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Hemi-fused structure mediates and controls fusion and fission in live cells

Abstract

Membrane fusion and fission are vital for eukaryotic life1,2,3,4,5. For three decades, it has been proposed that fusion is mediated by fusion between the proximal leaflets of two bilayers (hemi-fusion) to produce a hemi-fused structure, followed by fusion between the distal leaflets, whereas fission is via hemi-fission, which also produces a hemi-fused structure, followed by full fission1,4,6,7,8,9,10. This hypothesis remained unsupported owing to the lack of observation of hemi-fusion or hemi-fission in live cells. A competing fusion hypothesis involving protein-lined pore formation has also been proposed2,11,12,13,14,15. Here we report the observation of a hemi-fused Ω-shaped structure in live neuroendocrine chromaffin cells and pancreatic β-cells, visualized using confocal and super-resolution stimulated emission depletion microscopy. This structure is generated from fusion pore opening or closure (fission) at the plasma membrane. Unexpectedly, the transition to full fusion or fission is determined by competition between fusion and calcium/dynamin-dependent fission mechanisms, and is notably slow (seconds to tens of seconds) in a substantial fraction of the events. These results provide key missing evidence in support of the hemi-fusion and hemi-fission hypothesis in live cells, and reveal the hemi-fused intermediate as a key structure controlling fusion and fission, as fusion and fission mechanisms compete to determine the transition to fusion or fission.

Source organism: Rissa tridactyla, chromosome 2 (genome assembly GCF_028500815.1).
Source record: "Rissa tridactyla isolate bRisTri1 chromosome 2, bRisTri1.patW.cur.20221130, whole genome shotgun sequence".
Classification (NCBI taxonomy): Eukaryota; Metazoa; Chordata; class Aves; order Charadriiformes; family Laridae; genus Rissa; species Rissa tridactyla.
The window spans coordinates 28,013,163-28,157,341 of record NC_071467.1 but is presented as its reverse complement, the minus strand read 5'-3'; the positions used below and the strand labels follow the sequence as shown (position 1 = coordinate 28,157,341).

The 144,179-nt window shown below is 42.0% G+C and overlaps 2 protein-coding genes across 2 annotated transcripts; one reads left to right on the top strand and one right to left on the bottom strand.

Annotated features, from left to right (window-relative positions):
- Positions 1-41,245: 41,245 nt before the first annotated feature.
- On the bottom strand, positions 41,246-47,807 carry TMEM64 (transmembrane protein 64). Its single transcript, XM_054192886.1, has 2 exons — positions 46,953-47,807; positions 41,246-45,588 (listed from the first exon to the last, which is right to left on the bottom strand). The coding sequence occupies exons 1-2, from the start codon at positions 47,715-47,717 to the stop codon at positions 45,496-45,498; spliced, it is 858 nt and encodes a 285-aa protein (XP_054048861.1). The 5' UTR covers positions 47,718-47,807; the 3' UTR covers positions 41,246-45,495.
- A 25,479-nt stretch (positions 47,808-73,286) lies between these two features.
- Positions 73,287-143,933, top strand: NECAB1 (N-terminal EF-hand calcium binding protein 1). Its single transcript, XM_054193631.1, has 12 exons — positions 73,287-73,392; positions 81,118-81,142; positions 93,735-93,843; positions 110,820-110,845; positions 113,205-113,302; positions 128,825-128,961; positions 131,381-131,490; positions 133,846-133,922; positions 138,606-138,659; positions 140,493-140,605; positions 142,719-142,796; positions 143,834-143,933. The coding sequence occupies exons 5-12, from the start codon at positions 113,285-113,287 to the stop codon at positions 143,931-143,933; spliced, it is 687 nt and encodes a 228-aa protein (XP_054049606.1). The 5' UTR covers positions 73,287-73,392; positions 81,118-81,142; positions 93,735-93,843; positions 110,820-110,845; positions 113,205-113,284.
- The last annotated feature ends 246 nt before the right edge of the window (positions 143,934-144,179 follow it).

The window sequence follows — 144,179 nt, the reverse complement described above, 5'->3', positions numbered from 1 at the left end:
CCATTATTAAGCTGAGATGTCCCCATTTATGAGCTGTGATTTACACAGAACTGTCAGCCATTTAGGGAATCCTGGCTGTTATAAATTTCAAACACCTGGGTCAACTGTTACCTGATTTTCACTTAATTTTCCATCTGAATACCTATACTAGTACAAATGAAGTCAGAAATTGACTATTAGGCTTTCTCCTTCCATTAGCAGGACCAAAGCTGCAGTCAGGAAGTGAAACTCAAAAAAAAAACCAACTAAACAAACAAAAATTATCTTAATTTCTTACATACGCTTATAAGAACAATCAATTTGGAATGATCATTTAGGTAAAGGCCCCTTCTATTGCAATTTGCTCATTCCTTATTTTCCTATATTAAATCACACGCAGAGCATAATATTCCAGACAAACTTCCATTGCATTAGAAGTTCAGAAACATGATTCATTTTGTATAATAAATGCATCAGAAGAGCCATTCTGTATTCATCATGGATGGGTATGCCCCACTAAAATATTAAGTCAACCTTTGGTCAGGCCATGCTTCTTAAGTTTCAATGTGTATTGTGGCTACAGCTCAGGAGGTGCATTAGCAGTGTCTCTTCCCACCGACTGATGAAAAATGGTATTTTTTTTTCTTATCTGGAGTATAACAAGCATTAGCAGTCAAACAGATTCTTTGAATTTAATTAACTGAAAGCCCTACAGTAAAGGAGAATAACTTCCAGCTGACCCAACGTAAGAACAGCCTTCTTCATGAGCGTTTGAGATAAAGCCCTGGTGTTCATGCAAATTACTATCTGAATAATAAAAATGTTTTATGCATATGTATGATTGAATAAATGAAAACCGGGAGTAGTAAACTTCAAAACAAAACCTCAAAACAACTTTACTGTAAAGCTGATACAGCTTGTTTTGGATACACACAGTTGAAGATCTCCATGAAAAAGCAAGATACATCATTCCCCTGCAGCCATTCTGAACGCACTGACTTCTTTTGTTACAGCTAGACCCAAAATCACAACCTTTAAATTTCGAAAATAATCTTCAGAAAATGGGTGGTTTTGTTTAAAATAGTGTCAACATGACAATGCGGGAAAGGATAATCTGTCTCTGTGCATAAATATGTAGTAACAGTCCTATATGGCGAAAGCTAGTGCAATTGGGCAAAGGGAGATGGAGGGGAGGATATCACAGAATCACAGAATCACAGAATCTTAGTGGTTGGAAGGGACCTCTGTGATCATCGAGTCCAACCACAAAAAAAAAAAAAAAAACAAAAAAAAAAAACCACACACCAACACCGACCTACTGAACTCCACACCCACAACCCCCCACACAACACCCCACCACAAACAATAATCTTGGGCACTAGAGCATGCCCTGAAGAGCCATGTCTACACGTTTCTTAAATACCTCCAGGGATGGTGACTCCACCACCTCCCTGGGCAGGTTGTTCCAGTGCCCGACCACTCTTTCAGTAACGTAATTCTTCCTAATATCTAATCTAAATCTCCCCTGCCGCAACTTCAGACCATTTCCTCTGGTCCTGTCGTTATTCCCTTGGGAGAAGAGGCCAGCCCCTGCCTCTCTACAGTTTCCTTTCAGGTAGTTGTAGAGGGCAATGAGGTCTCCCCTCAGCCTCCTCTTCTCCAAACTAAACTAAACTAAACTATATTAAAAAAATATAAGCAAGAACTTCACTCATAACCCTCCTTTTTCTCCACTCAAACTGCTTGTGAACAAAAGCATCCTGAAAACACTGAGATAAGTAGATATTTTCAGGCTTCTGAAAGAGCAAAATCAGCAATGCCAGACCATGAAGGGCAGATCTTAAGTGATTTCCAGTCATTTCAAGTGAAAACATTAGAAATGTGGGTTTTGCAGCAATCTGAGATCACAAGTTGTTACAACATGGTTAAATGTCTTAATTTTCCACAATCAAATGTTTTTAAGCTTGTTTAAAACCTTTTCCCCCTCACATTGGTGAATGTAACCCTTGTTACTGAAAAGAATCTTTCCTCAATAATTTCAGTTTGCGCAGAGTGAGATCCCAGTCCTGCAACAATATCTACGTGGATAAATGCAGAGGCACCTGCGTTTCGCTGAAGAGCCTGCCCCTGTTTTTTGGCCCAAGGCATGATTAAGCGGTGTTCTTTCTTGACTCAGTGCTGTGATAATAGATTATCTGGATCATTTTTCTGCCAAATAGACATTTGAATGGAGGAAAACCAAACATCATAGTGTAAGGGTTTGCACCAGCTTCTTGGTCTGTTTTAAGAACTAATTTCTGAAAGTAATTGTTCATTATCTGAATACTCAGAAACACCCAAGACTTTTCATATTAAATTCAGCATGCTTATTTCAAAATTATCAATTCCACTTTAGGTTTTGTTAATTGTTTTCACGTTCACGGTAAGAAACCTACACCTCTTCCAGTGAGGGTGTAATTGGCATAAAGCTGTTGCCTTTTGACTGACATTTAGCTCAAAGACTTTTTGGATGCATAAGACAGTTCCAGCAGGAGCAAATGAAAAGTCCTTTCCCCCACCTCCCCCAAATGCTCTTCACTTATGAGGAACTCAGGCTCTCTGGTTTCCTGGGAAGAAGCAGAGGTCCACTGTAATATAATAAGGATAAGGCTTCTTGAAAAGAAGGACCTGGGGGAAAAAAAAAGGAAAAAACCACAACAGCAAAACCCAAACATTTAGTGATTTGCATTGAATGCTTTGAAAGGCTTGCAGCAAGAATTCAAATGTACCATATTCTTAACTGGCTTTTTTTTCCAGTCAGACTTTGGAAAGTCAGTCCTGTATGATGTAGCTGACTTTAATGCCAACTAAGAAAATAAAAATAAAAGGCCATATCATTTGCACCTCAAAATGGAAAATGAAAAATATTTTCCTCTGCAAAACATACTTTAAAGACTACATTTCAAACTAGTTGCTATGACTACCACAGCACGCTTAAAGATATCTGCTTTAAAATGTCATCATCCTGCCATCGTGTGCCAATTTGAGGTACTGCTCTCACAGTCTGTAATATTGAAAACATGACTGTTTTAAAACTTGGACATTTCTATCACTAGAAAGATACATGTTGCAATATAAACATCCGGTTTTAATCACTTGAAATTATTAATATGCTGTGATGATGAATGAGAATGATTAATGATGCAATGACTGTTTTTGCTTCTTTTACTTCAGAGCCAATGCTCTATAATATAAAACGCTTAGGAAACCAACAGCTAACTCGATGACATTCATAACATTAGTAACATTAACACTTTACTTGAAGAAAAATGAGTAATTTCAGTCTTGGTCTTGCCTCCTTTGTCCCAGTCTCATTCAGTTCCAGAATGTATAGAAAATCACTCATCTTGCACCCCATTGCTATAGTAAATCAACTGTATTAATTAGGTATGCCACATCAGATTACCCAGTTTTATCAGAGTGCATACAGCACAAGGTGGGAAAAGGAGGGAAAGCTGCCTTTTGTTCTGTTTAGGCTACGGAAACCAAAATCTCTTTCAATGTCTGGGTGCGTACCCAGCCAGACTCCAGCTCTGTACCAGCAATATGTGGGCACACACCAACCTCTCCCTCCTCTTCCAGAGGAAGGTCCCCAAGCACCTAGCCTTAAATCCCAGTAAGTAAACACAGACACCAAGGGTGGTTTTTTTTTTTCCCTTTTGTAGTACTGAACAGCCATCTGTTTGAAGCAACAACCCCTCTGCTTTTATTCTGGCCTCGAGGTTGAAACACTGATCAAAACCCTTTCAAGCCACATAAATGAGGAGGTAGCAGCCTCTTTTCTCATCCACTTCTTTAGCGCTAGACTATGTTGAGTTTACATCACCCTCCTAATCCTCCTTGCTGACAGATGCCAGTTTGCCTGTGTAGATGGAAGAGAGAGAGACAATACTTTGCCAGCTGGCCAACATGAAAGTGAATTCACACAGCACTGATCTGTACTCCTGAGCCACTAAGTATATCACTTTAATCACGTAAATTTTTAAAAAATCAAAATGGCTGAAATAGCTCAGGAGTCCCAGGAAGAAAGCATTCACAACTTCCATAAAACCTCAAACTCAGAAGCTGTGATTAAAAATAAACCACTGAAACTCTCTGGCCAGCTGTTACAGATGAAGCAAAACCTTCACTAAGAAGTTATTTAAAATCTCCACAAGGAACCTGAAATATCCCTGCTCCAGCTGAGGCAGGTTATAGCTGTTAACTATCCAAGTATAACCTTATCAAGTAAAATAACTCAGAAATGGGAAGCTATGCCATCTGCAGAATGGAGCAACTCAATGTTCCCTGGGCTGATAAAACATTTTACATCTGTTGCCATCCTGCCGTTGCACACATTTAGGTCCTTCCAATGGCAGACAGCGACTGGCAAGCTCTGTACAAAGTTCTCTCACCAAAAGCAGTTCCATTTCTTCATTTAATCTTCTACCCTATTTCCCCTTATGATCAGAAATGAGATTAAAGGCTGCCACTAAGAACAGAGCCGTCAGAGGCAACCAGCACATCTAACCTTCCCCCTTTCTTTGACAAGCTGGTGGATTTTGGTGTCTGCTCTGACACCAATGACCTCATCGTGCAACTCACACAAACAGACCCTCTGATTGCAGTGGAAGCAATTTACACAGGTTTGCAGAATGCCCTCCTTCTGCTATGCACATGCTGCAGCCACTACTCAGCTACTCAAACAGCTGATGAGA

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Figure 1: Confocal imaging of hemi-fusion.
Figure 2: STED imaging of hemi-fused Ω-profiles.
Figure 3: Hemi-fission pathway.
Figure 4: Calcium/dynamin-dependent fission competes with fusion to determine the transition from hemi-fusion to full fusion.

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Acknowledgements

We thank T. Balla, G. Miesenböck, and D.-S. Wang for providing the construct containing the GFP-fused PH domain of PLCδ1, the VAMP2–pHluorin construct, and dynamin siRNA, respectively; C. Smith for technical support with STED microscopy; and S. Cheng and V. Crocker for their electron microscopy technical support. This work was supported by the National Institute of Neurological Disorders and Stroke Intramural Research Program (ZIA NS003009-13 and ZIA NS003105-08) and National Institute on Deafness and Other Communication Disorders (NIDCD) Intramural Research Program (Z01-DC000002 and NIDCD Advanced Imaging Core ZIC DC000081).

Author information

Authors and Affiliations

Authors

Contributions

W.-D.Z, E.H. and W.S. performed and analysed most experiments. P.J.W. and H.-C.C. initiated STED imaging of PH–eGFP. E.S.K., S.A.V. and B.K. performed electron microscopy. L.-G.W. designed experiments and wrote the manuscript with help from all authors. W.-D.Z. and E.H. participated in designing experiments and writing the manuscript.

Corresponding author

Correspondence to Ling-Gang Wu.

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The authors declare no competing financial interests.

Additional information

Reviewer Information Nature thanks A. T. Brunger, V. Haucke, M. M. Kozlov and the other anonymous reviewer(s) for their contribution to the peer review of this work.

Extended data figures and tables

Extended Data Figure 1 Imaging with PH–eGFP to label plasma membrane and vesicle fusion.